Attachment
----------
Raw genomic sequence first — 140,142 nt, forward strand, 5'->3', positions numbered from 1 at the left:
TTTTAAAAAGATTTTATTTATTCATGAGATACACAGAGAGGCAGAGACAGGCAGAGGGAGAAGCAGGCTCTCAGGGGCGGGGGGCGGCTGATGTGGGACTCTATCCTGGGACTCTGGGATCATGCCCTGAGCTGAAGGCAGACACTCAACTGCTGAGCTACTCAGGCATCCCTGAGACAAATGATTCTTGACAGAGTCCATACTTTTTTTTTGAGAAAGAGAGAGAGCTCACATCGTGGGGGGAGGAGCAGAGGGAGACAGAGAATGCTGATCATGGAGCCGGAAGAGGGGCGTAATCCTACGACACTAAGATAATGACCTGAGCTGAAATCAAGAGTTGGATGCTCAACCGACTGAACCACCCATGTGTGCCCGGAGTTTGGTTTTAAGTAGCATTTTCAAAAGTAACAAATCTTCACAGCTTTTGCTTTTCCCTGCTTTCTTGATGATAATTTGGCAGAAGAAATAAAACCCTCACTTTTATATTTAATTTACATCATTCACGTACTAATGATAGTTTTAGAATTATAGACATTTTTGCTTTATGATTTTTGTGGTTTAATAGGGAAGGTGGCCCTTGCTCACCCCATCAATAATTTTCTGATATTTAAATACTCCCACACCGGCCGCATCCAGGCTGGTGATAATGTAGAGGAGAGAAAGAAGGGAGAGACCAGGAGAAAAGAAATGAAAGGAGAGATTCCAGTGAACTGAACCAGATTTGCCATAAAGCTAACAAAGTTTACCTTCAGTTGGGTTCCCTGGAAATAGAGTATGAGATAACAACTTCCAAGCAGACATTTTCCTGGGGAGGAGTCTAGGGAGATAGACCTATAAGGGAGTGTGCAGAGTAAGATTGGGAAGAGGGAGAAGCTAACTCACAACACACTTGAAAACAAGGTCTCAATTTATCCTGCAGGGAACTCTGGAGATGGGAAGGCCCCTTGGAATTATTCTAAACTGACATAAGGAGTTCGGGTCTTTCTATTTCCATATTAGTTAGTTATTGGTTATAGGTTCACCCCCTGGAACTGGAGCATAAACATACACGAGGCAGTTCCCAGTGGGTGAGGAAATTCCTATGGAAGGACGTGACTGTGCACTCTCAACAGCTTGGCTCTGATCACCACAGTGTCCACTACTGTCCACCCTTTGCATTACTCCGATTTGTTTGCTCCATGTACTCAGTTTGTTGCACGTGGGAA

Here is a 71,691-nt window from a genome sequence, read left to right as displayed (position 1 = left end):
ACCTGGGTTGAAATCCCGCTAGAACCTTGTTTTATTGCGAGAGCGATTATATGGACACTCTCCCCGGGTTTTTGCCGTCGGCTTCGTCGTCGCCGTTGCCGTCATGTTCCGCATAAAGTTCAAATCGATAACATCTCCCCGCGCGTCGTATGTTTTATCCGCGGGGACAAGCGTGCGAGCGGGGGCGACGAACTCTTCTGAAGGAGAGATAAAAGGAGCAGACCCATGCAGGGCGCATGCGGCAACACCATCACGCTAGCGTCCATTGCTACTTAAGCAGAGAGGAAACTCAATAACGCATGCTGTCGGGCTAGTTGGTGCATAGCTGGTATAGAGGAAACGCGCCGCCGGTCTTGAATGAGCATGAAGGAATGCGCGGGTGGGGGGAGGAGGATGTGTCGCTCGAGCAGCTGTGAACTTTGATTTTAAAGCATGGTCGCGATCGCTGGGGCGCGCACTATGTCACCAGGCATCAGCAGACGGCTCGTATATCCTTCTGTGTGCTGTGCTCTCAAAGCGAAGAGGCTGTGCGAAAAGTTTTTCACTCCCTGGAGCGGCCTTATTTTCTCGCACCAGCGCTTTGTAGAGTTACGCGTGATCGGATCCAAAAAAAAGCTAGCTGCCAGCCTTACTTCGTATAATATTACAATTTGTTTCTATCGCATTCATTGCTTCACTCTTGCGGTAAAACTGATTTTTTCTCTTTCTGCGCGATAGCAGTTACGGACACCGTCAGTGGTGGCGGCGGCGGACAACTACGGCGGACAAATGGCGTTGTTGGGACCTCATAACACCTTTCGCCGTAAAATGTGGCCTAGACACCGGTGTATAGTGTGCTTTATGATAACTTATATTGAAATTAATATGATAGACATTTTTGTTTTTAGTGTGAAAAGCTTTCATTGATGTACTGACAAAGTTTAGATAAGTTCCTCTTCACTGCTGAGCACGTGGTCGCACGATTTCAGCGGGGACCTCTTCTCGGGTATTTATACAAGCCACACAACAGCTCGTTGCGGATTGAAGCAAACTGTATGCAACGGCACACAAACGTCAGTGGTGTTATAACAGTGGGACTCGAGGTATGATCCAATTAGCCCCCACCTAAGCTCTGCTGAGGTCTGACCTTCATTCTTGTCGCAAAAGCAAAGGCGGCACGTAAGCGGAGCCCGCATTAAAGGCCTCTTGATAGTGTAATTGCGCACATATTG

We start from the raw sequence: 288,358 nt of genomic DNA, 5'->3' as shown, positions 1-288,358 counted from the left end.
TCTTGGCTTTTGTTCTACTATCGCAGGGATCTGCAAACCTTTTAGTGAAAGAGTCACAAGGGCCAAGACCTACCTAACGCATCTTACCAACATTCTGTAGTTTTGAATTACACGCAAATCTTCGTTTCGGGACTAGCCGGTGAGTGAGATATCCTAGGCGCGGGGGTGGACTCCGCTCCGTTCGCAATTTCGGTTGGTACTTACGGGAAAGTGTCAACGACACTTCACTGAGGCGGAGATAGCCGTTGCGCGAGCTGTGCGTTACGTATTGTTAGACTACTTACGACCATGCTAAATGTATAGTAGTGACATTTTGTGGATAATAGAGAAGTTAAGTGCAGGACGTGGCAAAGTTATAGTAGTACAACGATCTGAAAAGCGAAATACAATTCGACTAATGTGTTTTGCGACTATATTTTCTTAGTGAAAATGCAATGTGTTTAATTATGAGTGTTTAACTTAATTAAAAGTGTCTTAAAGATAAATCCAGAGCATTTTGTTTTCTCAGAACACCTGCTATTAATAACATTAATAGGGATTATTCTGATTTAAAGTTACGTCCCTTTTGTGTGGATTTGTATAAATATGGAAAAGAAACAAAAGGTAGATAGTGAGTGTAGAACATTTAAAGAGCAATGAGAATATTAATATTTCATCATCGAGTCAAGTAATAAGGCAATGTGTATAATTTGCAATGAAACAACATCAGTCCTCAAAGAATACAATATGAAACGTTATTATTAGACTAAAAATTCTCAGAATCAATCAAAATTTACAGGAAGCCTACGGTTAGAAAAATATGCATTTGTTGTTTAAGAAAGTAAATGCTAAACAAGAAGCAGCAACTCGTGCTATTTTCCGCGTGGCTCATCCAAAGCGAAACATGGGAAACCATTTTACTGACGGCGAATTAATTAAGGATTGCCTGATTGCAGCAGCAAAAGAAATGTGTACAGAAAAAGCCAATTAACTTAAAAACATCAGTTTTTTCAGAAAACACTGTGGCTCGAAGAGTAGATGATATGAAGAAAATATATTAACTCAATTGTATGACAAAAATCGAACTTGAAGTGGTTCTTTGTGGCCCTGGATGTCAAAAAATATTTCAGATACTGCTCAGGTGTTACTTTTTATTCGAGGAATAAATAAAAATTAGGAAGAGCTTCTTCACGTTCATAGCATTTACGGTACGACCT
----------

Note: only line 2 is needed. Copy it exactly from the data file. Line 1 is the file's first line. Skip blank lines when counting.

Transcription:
TTTTAAAAAGATTTTATTTATTCATGAGATACACAGAGAGGCAGAGACAGGCAGAGGGAGAAGCAGGCTCTCAGGGGCGGGGGGCGGCTGATGTGGGACTCTATCCTGGGACTCTGGGATCATGCCCTGAGCTGAAGGCAGACACTCAACTGCTGAGCTACTCAGGCATCCCTGAGACAAATGATTCTTGACAGAGTCCATACTTTTTTTTTGAGAAAGAGAGAGAGCTCACATCGTGGGGGGAGGAGCAGAGGGAGACAGAGAATGCTGATCATGGAGCCGGAAGAGGGGCGTAATCCTACGACACTAAGATAATGACCTGAGCTGAAATCAAGAGTTGGATGCTCAACCGACTGAACCACCCATGTGTGCCCGGAGTTTGGTTTTAAGTAGCATTTTCAAAAGTAACAAATCTTCACAGCTTTTGCTTTTCCCTGCTTTCTTGATGATAATTTGGCAGAAGAAATAAAACCCTCACTTTTATATTTAATTTACATCATTCACGTACTAATGATAGTTTTAGAATTATAGACATTTTTGCTTTATGATTTTTGTGGTTTAATAGGGAAGGTGGCCCTTGCTCACCCCATCAATAATTTTCTGATATTTAAATACTCCCACACCGGCCGCATCCAGGCTGGTGATAATGTAGAGGAGAGAAAGAAGGGAGAGACCAGGAGAAAAGAAATGAAAGGAGAGATTCCAGTGAACTGAACCAGATTTGCCATAAAGCTAACAAAGTTTACCTTCAGTTGGGTTCCCTGGAAATAGAGTATGAGATAACAACTTCCAAGCAGACATTTTCCTGGGGAGGAGTCTAGGGAGATAGACCTATAAGGGAGTGTGCAGAGTAAGATTGGGAAGAGGGAGAAGCTAACTCACAACACACTTGAAAACAAGGTCTCAATTTATCCTGCAGGGAACTCTGGAGATGGGAAGGCCCCTTGGAATTATTCTAAACTGACATAAGGAGTTCGGGTCTTTCTATTTCCATATTAGTTAGTTATTGGTTATAGGTTCACCCCCTGGAACTGGAGCATAAACATACACGAGGCAGTTCCCAGTGGGTGAGGAAATTCCTATGGAAGGACGTGACTGTGCACTCTCAACAGCTTGGCTCTGATCACCACAGTGTCCACTACTGTCCACCCTTTGCATTACTCCGATTTGTTTGCTCCATGTACTCAGTTTGTTGCACGTGGGAA